The “Crimson Prince” moniker has potential… if it had been a nickname for a vampire or something. But “Cardinal George?” Seriously? Did Curious George finally hit puberty or something? Hmm, nah, probably not. Anyway, it’s that time of the week again! Yes, we’re back with more unexciting non-action with Mahouka!
— Masaki seems somewhat taken aback that Tatsuya has even heard of his best bud. Like okay, obviously, everyone has heard of him, the Crimson Prince! But this loser over here?! No way! In any case, he says, “Hey, if you know not only about me, but George, too, this should be quick and dirty.” I’m sure it’ll be quick, but what on earth will be dirty about it?
— Curious George’s reaction is even weirder. He’s basically like, “Yo, I ain’t never heard of you… but I’ll always remember your name from now on.” Uh, that’s cool, dude…
— Obviously, these two have sniffed out the fact that Tatsuya’s the sole reason First High is winning most of the events. Yes, the sole reason. That’s not even hyperbole. Check the last couple of episodes if you don’t believe me. But to bring this back on topic, the two guys from Third High have come just to see what Tatsuya looks like. They had to see the magnificent Gary Stu for themselves.
— It’s pretty much one big circlejerk between these three with Miyuki looking on awkwardly. Nah, I’m just kidding. That would require a modicum of awareness on MIyuki’s part. Rather, she’s probably just daydreaming about her oniichan instead. In any case, Tatsuya and these two weirdos are busy praising each other. Me? The most prodigious engineer in the history of the Nine Schools Competition? But you — yes, you! — are the boy genius who discove–… snore.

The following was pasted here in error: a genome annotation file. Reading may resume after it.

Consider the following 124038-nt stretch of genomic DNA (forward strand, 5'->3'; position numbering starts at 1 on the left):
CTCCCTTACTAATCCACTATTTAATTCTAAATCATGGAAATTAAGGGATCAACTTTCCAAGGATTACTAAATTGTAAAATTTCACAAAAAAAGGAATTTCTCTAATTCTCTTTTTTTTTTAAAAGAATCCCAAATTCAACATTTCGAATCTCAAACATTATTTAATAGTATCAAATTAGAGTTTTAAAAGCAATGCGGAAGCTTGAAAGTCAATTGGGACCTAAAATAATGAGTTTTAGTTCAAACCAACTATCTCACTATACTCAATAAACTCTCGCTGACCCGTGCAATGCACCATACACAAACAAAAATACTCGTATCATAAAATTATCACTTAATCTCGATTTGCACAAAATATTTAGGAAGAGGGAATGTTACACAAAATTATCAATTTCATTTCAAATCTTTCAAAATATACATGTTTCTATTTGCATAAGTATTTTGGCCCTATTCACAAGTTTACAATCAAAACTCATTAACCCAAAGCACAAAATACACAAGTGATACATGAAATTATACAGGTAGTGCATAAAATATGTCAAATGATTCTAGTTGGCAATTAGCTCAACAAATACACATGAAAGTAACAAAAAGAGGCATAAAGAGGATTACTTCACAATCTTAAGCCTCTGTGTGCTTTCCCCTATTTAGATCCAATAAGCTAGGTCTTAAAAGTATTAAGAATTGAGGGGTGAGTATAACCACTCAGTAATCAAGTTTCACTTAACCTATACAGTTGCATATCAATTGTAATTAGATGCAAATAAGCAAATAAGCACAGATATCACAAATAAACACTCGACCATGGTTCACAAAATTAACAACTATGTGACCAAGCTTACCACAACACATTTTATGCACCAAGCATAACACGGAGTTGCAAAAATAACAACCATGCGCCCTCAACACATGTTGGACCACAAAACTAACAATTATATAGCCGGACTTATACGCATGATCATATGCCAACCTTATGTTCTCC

— And that’s it. That’s the encounter, and it’s now time for the opening credits to play. But wait, don’t fast forward just yet! There’s a new openin–… haha, nah, I’m skipping ahead anyway. I mean, as soon as I saw a naked Miyuki reach her hand out to an equally naked Tatsuya (no, it’s not the screencap above, obviously), I just had to skip it. Watch the new OP at your own peril.
— After the OP, we are treated to more battle surfing. Yes, we’re still just watching the girls compete. You wouldn’t want to see guys in skintight outfits, would you? Mahouka certainly doesn’t! Still, one thing has at least changed: every single one of the girls are now wearing shaded goggles to counter Tatsuya’s stupid trick from last week’s episode. Yes, it’s a stupid trick. Why is it that in the entire history of the competition, no one has ever thought to blind their opponents with an optical illusion? Either there’s an unspoken agreement that such a thing is dirty as hell, or people in this universe are just that stupid. Maybe the answer lies somewhere in the middle.